Bob Perrotta knew who to make happy.
The diminutive 1978 New Castle High and 1982 Geneva College graduate’s infectious personality made him extremely popular with his teammates, including the offensive linemen.
“He was one of the best teammates you could have,” former New Castle lineman Andy Tommelleo said. “He was the life of the team. He brought an excitement to the huddle and to the game. We loved watching Bobby play and we loved watching him run.
“We wanted Bob to succeed. We obviously wanted to win first. We knew if we did our jobs that Bob would make the most out of it. Even if we failed in our abilities, Bob would make a positive gain out of it.”
With his line backing him, the former running back finished his high school career second in New Castle annals in career rushing yards and is currently sixth.
“It was the norm,” Perrotta humbly admitted. “I don’t think it wasn’t any more than anyone else would have gotten. So many great running backs have come after me and picked up a ton of yards. Records are made to be broken.”
ENTERING THE HALL
The 54-year-old New Castle resident will join 11 other inductees on May 4 when they enter the Lawrence County Historical Society Sports Hall of Fame. The ceremony will be held at the New Englander.
“When you see some of the people that have been inducted and even this year’s group, it’s very humbling,” said Perrotta, who with his wife of 33 years, Rosanne, has eight children and two grandchildren. “I don’t know if I deserve this. My initial reaction was how did this happen? I didn’t know the process. I had no clue what the process entailed. A very good friend of mine, Andy Tommelleo, was inducted last year and he told me a little bit about it. I’m very appreciative of the honor.”
There’s no doubt in Tommelleo’s mind that Perrotta deserved a spot in the county’s hall of fame.
“I’ve been hoping for this for many years,” Tommelleo said. “I would have thought Bob Perrotta would have been in there a long time ago. Bob was a multi-sport athlete and he did that in college as well. That’s a testament to his athletic ability. He wasn’t a big back, but he made the most out of what he had.
“I couldn’t be happier for Bob and his whole family. As great of an athlete as he was, he’s an even better father, husband and friend.”
Despite his small stature — 5-foot-6, 155 as a college freshman — Perrotta was hard to bring down.
“If we were still playing, I’d be still trying to tackle him and probably couldn’t,” Tommelleo said. “Bob was such a deceptive runner. He was difficult to find let alone catch. That was one of the challenges of playing against Bobby.”
Perrotta popped right back up no matter how hard he was hit, which endeared him to his teammates.
“He was resilient,” Tommelleo said. “He’d get hit, but he’d get right up and be ready for the next play.”
Those big hits were few and far between.
“Bobby had great vision,” Tommelleo said. “Because of his size, he could disappear behind the line and you didn’t know where he was going to come out. He knew where to find a hole and he knew how to get through that hole. He was always moving forward. He was such a cunning runner. His quickness and vision made him an outstanding runner.”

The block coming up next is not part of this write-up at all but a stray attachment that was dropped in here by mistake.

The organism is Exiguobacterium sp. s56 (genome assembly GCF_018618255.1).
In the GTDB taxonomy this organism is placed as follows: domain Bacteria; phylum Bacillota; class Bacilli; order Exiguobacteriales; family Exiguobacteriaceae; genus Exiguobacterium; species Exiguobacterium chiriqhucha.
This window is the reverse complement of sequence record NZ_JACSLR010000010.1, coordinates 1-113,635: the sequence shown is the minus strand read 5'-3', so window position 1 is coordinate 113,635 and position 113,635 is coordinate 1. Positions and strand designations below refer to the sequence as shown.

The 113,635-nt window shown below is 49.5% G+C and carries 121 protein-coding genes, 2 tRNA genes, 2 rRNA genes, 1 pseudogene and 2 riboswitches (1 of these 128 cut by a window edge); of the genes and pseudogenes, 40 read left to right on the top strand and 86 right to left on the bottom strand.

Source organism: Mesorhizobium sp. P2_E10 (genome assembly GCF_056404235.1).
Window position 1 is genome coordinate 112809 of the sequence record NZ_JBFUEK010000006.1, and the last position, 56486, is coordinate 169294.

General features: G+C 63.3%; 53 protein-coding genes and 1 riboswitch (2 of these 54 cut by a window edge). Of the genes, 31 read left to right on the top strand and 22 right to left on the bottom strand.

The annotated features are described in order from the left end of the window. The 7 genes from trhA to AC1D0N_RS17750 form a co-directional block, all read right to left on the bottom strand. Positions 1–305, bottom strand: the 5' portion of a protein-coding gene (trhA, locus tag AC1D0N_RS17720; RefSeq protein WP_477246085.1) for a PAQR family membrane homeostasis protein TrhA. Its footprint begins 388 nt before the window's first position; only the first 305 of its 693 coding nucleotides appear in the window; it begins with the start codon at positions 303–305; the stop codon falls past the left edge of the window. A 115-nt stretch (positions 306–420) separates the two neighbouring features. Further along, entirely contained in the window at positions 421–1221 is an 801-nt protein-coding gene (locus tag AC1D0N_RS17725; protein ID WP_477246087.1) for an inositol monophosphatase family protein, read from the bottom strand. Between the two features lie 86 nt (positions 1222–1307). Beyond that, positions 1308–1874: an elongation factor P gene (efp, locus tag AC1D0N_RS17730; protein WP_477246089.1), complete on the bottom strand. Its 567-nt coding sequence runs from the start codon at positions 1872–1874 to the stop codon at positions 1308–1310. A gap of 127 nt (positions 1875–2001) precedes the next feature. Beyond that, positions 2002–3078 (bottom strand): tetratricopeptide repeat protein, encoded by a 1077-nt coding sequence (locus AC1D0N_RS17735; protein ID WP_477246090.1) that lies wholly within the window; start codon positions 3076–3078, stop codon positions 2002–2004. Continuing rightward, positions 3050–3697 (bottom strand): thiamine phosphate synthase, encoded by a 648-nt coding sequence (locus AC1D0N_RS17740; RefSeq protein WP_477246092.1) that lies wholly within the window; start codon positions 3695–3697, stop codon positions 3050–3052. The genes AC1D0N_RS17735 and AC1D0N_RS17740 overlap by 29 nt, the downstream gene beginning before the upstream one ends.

Like any good running back, Perrotta was quick to credit his offensive line of Chester Kirkwood, Nick Hammond, Bill Runyon, Andy Tommelleo, Clyde Tommelleo and fullback Joe Frengel.
“With the line we had, I could lay down and get five yards,” Perrotta said. “We had a great offensive line. With them blocking for you, you were going to get five or six yards a carry.”
The fifth-grade teacher at George Washington Intermediate School had no intention of furthering his academic and athletic careers until a family friend interceded.
“I wasn’t planning on going to college,” he said. “Andy Tommelleo’s brother Tom was playing at Geneva asked me to come down for a visit. A couple of us went down. We ate well and he took us to a party. We thought this is pretty good, so we went there.”
By the time he stepped off the field for the final time in 1981, Perrotta held the school records for career rushing, single-season rushing, single-game rushing, points scored, career touchdowns and punt return yards.
He remains fifth all-time in scoring and sixth in all-purpose yards.
“I was able to just step in and I was blessed to start there for four years,” Perrotta said. “We ran a lot of sprint draw and a lot of option. We had a good line and great coaches. It just made it easy for me.”
Perrotta eventually made his way back to the diamond for the Golden Tornadoes.
“I didn’t play baseball my freshman and sophomore years, because I didn’t know you could do both,” he said. “Carmen Nocera got me to play. I wish I could have played it longer. It was so much easier. You didn’t get beat up as much even though I was a catcher.”
Perrotta was quick to credit his coaches over the years for turning him into the two-sport athlete he became.
In baseball, Perrotta learned how to be a catcher from his dad and Tom “Bear” Mangino, while Ralph Tommelleo, Larry Pugh and Lindy Lauro were influential in his grid career.
“I’ve been blessed with having great coaches,” Perrotta said. “You did what they told you. They obviously taught you the right things, because we were always successful. My dad was a catcher and he had all the equipment, so he taught me how to catch. I thought it was pretty cool to do what my dad did.
“Ralph Tommelleo was my coach in Pop Warner. I just loved Larry Pugh for his toughness and compassion. He had this ability to motivate you. He was unbelievable. Lindy was at the height of his career. He was a god.”
TOMORROW: Katy Killmer DeMedal